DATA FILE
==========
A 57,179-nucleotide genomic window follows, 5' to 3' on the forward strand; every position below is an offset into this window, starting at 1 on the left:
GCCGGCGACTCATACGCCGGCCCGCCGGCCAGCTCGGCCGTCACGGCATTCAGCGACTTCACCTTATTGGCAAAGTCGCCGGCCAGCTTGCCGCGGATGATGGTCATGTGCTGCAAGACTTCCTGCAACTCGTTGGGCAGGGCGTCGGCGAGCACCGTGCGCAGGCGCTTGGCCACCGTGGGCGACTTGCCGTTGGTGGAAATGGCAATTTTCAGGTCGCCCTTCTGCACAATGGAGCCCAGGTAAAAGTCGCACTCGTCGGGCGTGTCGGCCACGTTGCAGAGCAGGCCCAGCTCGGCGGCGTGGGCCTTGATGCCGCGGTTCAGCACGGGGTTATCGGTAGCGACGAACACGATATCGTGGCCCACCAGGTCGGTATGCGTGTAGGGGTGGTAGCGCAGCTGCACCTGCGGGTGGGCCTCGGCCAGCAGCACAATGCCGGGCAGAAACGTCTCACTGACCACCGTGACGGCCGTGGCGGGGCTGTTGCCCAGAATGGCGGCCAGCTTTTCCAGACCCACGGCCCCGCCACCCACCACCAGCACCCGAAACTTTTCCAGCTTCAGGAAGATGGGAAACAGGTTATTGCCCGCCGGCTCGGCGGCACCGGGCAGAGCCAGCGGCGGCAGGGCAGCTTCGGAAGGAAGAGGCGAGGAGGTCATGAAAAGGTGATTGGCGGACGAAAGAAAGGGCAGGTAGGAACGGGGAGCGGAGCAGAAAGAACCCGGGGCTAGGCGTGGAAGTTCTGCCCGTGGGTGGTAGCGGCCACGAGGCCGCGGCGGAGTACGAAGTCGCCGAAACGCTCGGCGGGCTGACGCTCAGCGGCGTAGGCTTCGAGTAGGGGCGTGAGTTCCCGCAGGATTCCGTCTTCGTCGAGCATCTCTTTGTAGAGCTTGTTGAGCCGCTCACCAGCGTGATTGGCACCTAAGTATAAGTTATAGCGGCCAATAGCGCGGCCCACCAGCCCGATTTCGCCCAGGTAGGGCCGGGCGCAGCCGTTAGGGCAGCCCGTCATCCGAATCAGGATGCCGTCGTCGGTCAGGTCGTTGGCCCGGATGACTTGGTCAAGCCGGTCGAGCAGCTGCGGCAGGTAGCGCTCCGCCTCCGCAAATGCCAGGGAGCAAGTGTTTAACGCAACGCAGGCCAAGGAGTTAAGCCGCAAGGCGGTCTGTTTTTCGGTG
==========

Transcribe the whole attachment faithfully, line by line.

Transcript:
A 57,179-nucleotide genomic window follows, 5' to 3' on the forward strand; every position below is an offset into this window, starting at 1 on the left:
GCCGGCGACTCATACGCCGGCCCGCCGGCCAGCTCGGCCGTCACGGCATTCAGCGACTTCACCTTATTGGCAAAGTCGCCGGCCAGCTTGCCGCGGATGATGGTCATGTGCTGCAAGACTTCCTGCAACTCGTTGGGCAGGGCGTCGGCGAGCACCGTGCGCAGGCGCTTGGCCACCGTGGGCGACTTGCCGTTGGTGGAAATGGCAATTTTCAGGTCGCCCTTCTGCACAATGGAGCCCAGGTAAAAGTCGCACTCGTCGGGCGTGTCGGCCACGTTGCAGAGCAGGCCCAGCTCGGCGGCGTGGGCCTTGATGCCGCGGTTCAGCACGGGGTTATCGGTAGCGACGAACACGATATCGTGGCCCACCAGGTCGGTATGCGTGTAGGGGTGGTAGCGCAGCTGCACCTGCGGGTGGGCCTCGGCCAGCAGCACAATGCCGGGCAGAAACGTCTCACTGACCACCGTGACGGCCGTGGCGGGGCTGTTGCCCAGAATGGCGGCCAGCTTTTCCAGACCCACGGCCCCGCCACCCACCACCAGCACCCGAAACTTTTCCAGCTTCAGGAAGATGGGAAACAGGTTATTGCCCGCCGGCTCGGCGGCACCGGGCAGAGCCAGCGGCGGCAGGGCAGCTTCGGAAGGAAGAGGCGAGGAGGTCATGAAAAGGTGATTGGCGGACGAAAGAAAGGGCAGGTAGGAACGGGGAGCGGAGCAGAAAGAACCCGGGGCTAGGCGTGGAAGTTCTGCCCGTGGGTGGTAGCGGCCACGAGGCCGCGGCGGAGTACGAAGTCGCCGAAACGCTCGGCGGGCTGACGCTCAGCGGCGTAGGCTTCGAGTAGGGGCGTGAGTTCCCGCAGGATTCCGTCTTCGTCGAGCATCTCTTTGTAGAGCTTGTTGAGCCGCTCACCAGCGTGATTGGCACCTAAGTATAAGTTATAGCGGCCAATAGCGCGGCCCACCAGCCCGATTTCGCCCAGGTAGGGCCGGGCGCAGCCGTTAGGGCAGCCCGTCATCCGAATCAGGATGCCGTCGTCGGTCAGGTCGTTGGCCCGGATGACTTGGTCAAGCCGGTCGAGCAGCTGCGGCAGGTAGCGCTCCGCCTCCGCAAATGCCAGGGAGCAAGTGTTTAACGCAACGCAGGCCAAGGAGTTAAGCCGCAAGGCGGTCTGTTTTTCGGTG